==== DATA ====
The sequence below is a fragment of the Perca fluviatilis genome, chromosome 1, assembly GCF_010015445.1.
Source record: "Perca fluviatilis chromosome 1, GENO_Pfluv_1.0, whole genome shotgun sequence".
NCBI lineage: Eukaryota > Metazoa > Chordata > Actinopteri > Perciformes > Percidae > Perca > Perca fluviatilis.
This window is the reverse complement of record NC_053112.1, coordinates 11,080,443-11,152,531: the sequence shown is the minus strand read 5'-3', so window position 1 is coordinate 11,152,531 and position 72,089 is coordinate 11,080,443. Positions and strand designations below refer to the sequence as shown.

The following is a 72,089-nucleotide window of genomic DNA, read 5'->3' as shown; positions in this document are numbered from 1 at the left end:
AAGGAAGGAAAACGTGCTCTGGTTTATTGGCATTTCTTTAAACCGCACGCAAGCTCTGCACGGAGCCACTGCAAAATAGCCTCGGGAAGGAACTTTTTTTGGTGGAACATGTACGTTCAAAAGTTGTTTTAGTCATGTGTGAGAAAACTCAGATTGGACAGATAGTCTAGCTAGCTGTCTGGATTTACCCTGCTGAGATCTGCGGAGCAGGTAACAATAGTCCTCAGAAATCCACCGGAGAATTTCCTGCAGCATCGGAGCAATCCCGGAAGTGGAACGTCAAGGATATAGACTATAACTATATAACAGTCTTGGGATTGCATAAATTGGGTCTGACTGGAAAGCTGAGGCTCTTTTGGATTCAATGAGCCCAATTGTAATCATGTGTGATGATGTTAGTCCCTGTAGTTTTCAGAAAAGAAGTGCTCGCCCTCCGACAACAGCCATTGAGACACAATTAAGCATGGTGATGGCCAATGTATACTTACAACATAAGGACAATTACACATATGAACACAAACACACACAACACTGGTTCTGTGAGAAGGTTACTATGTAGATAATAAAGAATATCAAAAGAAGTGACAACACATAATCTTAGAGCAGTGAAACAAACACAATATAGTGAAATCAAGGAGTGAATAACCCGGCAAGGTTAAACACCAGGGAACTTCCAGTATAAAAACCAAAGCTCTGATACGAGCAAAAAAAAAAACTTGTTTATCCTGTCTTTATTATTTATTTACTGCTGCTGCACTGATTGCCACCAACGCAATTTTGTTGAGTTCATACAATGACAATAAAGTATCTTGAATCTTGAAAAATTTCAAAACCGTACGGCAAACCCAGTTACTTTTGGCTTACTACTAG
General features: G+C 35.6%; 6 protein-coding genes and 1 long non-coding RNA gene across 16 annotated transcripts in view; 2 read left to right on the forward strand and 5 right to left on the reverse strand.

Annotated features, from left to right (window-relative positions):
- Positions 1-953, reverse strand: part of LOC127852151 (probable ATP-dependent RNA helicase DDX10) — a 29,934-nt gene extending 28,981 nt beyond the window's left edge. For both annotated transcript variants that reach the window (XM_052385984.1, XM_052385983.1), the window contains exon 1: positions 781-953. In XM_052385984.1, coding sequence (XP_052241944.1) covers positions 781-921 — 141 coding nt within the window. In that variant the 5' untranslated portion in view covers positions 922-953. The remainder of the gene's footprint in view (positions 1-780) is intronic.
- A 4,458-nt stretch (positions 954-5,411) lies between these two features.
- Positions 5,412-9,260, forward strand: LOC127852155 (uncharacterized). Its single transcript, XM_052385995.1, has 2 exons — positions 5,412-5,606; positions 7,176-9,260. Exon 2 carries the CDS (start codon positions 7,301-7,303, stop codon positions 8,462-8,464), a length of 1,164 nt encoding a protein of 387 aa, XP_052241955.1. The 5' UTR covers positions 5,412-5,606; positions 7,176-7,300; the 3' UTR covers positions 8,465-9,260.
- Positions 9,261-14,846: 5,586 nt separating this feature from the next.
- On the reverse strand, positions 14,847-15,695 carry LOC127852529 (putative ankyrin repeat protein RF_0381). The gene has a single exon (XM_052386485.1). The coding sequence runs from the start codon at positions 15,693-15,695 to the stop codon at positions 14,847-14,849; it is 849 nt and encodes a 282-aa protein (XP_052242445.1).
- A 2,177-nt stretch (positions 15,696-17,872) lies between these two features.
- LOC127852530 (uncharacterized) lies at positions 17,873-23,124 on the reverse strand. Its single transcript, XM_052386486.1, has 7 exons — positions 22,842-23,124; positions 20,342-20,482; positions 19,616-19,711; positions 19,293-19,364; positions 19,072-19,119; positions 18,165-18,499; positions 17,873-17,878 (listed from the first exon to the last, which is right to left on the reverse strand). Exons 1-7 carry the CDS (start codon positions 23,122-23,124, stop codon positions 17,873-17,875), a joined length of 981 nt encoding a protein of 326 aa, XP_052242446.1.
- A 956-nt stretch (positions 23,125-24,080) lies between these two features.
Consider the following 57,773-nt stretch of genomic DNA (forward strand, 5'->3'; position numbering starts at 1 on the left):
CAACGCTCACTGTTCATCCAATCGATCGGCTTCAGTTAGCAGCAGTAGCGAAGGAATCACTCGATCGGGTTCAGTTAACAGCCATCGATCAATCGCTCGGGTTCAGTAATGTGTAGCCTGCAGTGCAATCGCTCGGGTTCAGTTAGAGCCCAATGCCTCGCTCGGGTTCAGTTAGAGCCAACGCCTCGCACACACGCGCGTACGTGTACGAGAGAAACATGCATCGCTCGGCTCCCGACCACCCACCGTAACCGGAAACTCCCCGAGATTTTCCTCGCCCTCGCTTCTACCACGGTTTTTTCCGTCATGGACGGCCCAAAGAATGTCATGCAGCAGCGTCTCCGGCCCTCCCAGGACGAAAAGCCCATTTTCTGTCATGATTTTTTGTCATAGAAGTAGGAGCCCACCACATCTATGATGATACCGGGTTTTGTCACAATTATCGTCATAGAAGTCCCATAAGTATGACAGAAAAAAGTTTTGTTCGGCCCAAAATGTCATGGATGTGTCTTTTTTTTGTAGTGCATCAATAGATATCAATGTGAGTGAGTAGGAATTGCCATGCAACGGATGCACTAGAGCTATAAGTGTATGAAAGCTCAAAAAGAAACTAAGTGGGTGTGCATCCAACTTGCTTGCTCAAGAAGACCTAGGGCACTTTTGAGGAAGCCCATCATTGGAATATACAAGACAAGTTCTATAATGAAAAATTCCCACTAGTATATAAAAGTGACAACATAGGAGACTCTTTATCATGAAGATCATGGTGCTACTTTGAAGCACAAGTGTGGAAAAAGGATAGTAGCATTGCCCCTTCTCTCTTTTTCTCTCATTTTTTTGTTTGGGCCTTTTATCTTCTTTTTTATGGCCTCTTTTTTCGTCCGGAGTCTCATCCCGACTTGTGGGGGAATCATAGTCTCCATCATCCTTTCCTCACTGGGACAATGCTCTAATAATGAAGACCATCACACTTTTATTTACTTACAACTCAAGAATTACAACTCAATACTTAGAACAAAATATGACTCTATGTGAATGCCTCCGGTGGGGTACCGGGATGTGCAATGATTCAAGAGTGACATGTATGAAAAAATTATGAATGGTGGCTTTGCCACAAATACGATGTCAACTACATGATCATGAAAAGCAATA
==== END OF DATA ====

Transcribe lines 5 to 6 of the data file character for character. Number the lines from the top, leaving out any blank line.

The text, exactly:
The following is a 72,089-nucleotide window of genomic DNA, read 5'->3' as shown; positions in this document are numbered from 1 at the left end:
AAGGAAGGAAAACGTGCTCTGGTTTATTGGCATTTCTTTAAACCGCACGCAAGCTCTGCACGGAGCCACTGCAAAATAGCCTCGGGAAGGAACTTTTTTTGGTGGAACATGTACGTTCAAAAGTTGTTTTAGTCATGTGTGAGAAAACTCAGATTGGACAGATAGTCTAGCTAGCTGTCTGGATTTACCCTGCTGAGATCTGCGGAGCAGGTAACAATAGTCCTCAGAAATCCACCGGAGAATTTCCTGCAGCATCGGAGCAATCCCGGAAGTGGAACGTCAAGGATATAGACTATAACTATATAACAGTCTTGGGATTGCATAAATTGGGTCTGACTGGAAAGCTGAGGCTCTTTTGGATTCAATGAGCCCAATTGTAATCATGTGTGATGATGTTAGTCCCTGTAGTTTTCAGAAAAGAAGTGCTCGCCCTCCGACAACAGCCATTGAGACACAATTAAGCATGGTGATGGCCAATGTATACTTACAACATAAGGACAATTACACATATGAACACAAACACACACAACACTGGTTCTGTGAGAAGGTTACTATGTAGATAATAAAGAATATCAAAAGAAGTGACAACACATAATCTTAGAGCAGTGAAACAAACACAATATAGTGAAATCAAGGAGTGAATAACCCGGCAAGGTTAAACACCAGGGAACTTCCAGTATAAAAACCAAAGCTCTGATACGAGCAAAAAAAAAAACTTGTTTATCCTGTCTTTATTATTTATTTACTGCTGCTGCACTGATTGCCACCAACGCAATTTTGTTGAGTTCATACAATGACAATAAAGTATCTTGAATCTTGAAAAATTTCAAAACCGTACGGCAAACCCAGTTACTTTTGGCTTACTACTAG